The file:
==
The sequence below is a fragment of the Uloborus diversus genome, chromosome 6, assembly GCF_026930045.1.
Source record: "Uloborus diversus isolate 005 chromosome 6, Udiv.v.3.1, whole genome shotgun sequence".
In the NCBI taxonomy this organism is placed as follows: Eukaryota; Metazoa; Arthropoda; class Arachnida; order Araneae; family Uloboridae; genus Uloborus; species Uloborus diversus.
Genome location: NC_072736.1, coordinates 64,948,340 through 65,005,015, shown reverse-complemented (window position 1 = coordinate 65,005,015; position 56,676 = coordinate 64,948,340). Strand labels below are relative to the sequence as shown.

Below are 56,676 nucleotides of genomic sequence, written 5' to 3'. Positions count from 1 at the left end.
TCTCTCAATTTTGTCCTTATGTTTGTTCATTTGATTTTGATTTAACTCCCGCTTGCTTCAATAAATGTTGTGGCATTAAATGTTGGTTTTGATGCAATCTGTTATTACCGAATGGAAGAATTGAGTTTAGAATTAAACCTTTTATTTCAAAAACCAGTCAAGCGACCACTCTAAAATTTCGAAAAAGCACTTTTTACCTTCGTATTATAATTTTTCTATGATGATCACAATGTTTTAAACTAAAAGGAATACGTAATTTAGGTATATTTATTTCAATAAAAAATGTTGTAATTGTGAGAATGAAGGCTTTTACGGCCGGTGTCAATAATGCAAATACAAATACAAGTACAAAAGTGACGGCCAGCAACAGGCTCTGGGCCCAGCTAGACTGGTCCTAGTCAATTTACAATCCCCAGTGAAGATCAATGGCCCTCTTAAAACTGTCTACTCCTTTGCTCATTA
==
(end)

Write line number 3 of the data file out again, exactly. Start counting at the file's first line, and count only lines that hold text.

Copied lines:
In the NCBI taxonomy this organism is placed as follows: Eukaryota; Metazoa; Arthropoda; class Arachnida; order Araneae; family Uloboridae; genus Uloborus; species Uloborus diversus.